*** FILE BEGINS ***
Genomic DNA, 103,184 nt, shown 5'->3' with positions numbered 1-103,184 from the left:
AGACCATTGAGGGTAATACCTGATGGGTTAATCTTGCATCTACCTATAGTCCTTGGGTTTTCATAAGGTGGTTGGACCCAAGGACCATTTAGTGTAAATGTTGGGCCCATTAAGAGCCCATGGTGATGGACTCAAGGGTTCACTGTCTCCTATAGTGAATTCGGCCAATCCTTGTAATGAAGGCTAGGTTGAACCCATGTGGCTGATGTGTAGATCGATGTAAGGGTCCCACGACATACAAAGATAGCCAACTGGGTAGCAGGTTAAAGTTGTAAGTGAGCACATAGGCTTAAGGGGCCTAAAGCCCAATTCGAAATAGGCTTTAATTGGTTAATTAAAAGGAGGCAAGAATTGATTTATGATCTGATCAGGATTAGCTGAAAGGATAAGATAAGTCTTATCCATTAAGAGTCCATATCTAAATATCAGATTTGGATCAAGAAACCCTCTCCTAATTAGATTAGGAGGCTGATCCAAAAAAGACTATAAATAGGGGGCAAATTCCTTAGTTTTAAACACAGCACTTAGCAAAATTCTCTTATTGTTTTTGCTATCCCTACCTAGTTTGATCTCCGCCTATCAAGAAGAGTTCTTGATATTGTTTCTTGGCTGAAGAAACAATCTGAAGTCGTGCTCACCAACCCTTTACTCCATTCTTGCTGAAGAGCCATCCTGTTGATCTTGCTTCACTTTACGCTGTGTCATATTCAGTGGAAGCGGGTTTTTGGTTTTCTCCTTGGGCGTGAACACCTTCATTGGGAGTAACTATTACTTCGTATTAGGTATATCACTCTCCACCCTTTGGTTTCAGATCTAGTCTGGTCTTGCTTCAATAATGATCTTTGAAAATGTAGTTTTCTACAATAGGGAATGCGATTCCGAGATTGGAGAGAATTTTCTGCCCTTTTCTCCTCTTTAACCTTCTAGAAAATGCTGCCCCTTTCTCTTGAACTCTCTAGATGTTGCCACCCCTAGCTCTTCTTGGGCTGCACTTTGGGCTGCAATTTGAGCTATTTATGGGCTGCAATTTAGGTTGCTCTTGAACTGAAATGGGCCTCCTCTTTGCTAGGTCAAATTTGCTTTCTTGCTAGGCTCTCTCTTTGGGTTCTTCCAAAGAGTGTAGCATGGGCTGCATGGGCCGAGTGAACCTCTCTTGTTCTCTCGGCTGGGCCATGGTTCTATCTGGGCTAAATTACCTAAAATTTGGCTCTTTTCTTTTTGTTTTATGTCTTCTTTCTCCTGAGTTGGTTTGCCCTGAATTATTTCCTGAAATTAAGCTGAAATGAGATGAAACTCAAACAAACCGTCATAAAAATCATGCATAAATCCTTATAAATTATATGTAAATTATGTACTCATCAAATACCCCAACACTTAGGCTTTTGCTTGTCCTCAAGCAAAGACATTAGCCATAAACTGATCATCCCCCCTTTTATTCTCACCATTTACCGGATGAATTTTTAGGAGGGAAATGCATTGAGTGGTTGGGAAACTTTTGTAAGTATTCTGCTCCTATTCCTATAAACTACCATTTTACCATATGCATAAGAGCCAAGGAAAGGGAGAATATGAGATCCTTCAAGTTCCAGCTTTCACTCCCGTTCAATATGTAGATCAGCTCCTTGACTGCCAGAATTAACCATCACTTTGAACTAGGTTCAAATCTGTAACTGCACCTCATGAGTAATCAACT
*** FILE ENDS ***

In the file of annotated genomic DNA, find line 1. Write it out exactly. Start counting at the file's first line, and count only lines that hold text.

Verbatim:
Genomic DNA, 103,184 nt, shown 5'->3' with positions numbered 1-103,184 from the left: